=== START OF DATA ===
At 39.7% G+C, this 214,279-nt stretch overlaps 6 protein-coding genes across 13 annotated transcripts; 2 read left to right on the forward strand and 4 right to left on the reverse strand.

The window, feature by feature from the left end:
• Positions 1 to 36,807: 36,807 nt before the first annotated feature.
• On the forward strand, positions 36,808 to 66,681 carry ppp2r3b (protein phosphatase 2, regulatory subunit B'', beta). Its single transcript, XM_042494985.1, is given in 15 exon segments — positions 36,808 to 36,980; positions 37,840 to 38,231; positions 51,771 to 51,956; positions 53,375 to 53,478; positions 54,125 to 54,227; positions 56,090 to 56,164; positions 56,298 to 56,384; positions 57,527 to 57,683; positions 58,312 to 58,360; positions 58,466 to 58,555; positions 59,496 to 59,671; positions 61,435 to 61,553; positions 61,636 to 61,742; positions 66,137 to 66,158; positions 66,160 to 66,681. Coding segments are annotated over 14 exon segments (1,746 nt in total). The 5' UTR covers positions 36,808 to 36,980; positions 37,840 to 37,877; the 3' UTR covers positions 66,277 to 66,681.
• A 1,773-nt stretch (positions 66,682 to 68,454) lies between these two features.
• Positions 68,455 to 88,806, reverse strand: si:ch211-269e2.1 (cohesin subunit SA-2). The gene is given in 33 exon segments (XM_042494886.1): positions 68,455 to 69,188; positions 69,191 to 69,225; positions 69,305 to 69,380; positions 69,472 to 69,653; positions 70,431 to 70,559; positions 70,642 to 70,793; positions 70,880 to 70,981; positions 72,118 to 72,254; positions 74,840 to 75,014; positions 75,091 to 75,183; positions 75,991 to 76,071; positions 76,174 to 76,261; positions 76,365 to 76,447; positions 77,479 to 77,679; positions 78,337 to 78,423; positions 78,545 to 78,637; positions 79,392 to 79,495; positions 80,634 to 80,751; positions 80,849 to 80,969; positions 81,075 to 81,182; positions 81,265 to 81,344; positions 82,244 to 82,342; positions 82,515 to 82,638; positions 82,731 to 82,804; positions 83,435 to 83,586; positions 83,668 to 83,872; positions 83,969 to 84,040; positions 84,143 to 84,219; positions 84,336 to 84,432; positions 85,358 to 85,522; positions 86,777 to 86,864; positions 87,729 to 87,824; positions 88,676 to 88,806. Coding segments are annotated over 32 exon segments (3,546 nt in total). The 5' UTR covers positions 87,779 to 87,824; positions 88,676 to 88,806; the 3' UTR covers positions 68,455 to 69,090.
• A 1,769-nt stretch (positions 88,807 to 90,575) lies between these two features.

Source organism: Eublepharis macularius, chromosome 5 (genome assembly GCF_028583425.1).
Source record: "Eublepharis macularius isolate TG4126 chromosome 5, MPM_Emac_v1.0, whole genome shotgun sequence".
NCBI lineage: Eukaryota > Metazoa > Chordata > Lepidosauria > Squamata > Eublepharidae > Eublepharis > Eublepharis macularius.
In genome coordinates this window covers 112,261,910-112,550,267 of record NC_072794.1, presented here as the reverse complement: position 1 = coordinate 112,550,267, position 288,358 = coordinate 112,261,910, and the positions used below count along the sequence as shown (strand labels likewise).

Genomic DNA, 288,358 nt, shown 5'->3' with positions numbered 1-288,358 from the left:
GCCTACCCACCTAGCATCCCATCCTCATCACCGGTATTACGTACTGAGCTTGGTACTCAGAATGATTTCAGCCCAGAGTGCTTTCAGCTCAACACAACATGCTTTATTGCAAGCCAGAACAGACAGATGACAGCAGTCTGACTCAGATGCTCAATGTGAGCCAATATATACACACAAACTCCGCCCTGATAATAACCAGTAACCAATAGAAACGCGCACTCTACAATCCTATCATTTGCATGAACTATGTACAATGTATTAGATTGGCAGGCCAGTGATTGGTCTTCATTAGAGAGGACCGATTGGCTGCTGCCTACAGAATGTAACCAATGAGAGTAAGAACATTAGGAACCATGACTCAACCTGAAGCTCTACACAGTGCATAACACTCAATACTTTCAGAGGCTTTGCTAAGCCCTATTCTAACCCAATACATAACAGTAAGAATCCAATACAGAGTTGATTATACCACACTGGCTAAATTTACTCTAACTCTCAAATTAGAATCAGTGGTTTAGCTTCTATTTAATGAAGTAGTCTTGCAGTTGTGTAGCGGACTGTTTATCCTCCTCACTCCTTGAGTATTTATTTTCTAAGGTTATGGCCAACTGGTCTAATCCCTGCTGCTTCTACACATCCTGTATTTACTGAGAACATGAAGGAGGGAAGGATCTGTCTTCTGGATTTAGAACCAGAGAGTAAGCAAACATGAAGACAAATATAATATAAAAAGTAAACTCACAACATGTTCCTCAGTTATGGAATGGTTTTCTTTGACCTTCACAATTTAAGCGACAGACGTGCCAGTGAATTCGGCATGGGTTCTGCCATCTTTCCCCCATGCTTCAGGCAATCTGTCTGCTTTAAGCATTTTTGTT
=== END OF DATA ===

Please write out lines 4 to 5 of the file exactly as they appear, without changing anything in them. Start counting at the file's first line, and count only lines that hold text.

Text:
• On the forward strand, positions 36,808 to 66,681 carry ppp2r3b (protein phosphatase 2, regulatory subunit B'', beta). Its single transcript, XM_042494985.1, is given in 15 exon segments — positions 36,808 to 36,980; positions 37,840 to 38,231; positions 51,771 to 51,956; positions 53,375 to 53,478; positions 54,125 to 54,227; positions 56,090 to 56,164; positions 56,298 to 56,384; positions 57,527 to 57,683; positions 58,312 to 58,360; positions 58,466 to 58,555; positions 59,496 to 59,671; positions 61,435 to 61,553; positions 61,636 to 61,742; positions 66,137 to 66,158; positions 66,160 to 66,681. Coding segments are annotated over 14 exon segments (1,746 nt in total). The 5' UTR covers positions 36,808 to 36,980; positions 37,840 to 37,877; the 3' UTR covers positions 66,277 to 66,681.
• A 1,773-nt stretch (positions 66,682 to 68,454) lies between these two features.